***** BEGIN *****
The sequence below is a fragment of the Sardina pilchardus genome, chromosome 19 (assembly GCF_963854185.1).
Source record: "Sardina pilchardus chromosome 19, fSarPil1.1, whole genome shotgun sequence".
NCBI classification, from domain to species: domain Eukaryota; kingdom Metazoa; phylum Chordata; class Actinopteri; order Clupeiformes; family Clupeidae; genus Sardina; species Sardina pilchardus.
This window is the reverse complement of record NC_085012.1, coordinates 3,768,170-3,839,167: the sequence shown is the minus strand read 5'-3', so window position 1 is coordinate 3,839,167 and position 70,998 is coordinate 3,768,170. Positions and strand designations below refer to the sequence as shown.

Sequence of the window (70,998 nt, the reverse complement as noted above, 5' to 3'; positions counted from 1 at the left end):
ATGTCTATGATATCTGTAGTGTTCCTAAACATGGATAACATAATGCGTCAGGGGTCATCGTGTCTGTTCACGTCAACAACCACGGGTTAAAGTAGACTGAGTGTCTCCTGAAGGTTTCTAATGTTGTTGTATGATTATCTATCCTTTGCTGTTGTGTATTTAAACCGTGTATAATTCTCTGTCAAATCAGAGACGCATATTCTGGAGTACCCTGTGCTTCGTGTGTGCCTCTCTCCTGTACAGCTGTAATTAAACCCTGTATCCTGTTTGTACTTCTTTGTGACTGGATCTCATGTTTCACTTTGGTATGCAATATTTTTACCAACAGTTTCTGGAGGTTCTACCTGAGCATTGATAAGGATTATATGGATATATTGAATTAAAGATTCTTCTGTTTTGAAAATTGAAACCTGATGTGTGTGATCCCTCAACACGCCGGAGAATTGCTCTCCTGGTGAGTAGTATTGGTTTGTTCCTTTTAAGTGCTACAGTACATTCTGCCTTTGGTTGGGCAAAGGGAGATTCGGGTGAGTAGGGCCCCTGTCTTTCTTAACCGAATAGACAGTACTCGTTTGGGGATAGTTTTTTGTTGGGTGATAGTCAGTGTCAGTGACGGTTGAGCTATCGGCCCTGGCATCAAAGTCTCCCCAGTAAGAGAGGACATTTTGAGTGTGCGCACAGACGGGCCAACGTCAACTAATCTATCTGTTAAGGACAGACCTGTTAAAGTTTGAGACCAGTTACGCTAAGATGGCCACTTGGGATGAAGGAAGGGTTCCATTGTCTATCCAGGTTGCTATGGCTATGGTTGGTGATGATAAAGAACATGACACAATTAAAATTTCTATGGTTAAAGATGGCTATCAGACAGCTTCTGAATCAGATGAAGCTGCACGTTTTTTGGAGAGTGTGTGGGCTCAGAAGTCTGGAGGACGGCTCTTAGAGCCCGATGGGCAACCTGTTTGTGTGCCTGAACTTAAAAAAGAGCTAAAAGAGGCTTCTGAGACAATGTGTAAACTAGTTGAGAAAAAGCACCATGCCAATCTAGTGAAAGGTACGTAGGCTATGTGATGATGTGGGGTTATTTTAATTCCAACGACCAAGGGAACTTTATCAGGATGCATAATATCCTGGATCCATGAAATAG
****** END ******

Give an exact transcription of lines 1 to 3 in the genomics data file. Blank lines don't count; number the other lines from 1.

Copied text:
The sequence below is a fragment of the Sardina pilchardus genome, chromosome 19 (assembly GCF_963854185.1).
Source record: "Sardina pilchardus chromosome 19, fSarPil1.1, whole genome shotgun sequence".
NCBI classification, from domain to species: domain Eukaryota; kingdom Metazoa; phylum Chordata; class Actinopteri; order Clupeiformes; family Clupeidae; genus Sardina; species Sardina pilchardus.